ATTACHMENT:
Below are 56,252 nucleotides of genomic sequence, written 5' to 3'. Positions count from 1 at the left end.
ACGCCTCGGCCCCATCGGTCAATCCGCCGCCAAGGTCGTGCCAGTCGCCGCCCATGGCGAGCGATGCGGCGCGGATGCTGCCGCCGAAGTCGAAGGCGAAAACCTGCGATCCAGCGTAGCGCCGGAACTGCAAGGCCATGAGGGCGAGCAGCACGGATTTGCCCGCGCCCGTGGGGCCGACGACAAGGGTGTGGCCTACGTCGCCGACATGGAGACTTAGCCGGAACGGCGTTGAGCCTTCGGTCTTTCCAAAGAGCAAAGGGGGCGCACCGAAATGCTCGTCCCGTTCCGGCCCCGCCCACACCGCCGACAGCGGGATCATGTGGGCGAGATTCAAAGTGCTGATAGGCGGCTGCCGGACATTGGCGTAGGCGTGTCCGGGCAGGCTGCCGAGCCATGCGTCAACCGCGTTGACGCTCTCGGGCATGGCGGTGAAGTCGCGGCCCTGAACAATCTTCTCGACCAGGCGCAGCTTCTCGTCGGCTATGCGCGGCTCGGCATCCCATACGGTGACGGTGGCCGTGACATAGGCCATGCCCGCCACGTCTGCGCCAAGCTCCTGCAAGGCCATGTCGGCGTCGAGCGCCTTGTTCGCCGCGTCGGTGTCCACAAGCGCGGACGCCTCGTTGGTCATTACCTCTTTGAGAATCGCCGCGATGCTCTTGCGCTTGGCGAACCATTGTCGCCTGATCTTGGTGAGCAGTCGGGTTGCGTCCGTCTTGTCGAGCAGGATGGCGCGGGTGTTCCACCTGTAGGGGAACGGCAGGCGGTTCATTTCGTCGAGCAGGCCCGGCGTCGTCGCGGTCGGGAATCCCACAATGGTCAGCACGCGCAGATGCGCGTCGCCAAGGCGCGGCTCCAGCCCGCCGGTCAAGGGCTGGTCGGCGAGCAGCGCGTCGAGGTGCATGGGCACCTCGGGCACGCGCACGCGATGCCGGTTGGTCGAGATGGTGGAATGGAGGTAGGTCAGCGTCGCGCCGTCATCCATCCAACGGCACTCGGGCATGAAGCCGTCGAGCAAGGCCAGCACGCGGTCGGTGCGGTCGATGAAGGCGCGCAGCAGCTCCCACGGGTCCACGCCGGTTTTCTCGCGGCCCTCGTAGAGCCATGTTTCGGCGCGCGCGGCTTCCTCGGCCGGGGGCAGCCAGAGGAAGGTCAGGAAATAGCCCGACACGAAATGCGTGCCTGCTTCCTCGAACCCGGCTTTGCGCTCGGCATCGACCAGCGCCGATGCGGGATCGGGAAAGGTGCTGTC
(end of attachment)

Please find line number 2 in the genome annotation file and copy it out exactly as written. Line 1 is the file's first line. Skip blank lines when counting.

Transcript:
ACGCCTCGGCCCCATCGGTCAATCCGCCGCCAAGGTCGTGCCAGTCGCCGCCCATGGCGAGCGATGCGGCGCGGATGCTGCCGCCGAAGTCGAAGGCGAAAACCTGCGATCCAGCGTAGCGCCGGAACTGCAAGGCCATGAGGGCGAGCAGCACGGATTTGCCCGCGCCCGTGGGGCCGACGACAAGGGTGTGGCCTACGTCGCCGACATGGAGACTTAGCCGGAACGGCGTTGAGCCTTCGGTCTTTCCAAAGAGCAAAGGGGGCGCACCGAAATGCTCGTCCCGTTCCGGCCCCGCCCACACCGCCGACAGCGGGATCATGTGGGCGAGATTCAAAGTGCTGATAGGCGGCTGCCGGACATTGGCGTAGGCGTGTCCGGGCAGGCTGCCGAGCCATGCGTCAACCGCGTTGACGCTCTCGGGCATGGCGGTGAAGTCGCGGCCCTGAACAATCTTCTCGACCAGGCGCAGCTTCTCGTCGGCTATGCGCGGCTCGGCATCCCATACGGTGACGGTGGCCGTGACATAGGCCATGCCCGCCACGTCTGCGCCAAGCTCCTGCAAGGCCATGTCGGCGTCGAGCGCCTTGTTCGCCGCGTCGGTGTCCACAAGCGCGGACGCCTCGTTGGTCATTACCTCTTTGAGAATCGCCGCGATGCTCTTGCGCTTGGCGAACCATTGTCGCCTGATCTTGGTGAGCAGTCGGGTTGCGTCCGTCTTGTCGAGCAGGATGGCGCGGGTGTTCCACCTGTAGGGGAACGGCAGGCGGTTCATTTCGTCGAGCAGGCCCGGCGTCGTCGCGGTCGGGAATCCCACAATGGTCAGCACGCGCAGATGCGCGTCGCCAAGGCGCGGCTCCAGCCCGCCGGTCAAGGGCTGGTCGGCGAGCAGCGCGTCGAGGTGCATGGGCACCTCGGGCACGCGCACGCGATGCCGGTTGGTCGAGATGGTGGAATGGAGGTAGGTCAGCGTCGCGCCGTCATCCATCCAACGGCACTCGGGCATGAAGCCGTCGAGCAAGGCCAGCACGCGGTCGGTGCGGTCGATGAAGGCGCGCAGCAGCTCCCACGGGTCCACGCCGGTTTTCTCGCGGCCCTCGTAGAGCCATGTTTCGGCGCGCGCGGCTTCCTCGGCCGGGGGCAGCCAGAGGAAGGTCAGGAAATAGCCCGACACGAAATGCGTGCCTGCTTCCTCGAACCCGGCTTTGCGCTCGGCATCGACCAGCGCCGATGCGGGATCGGGAAAGGTGCTGTC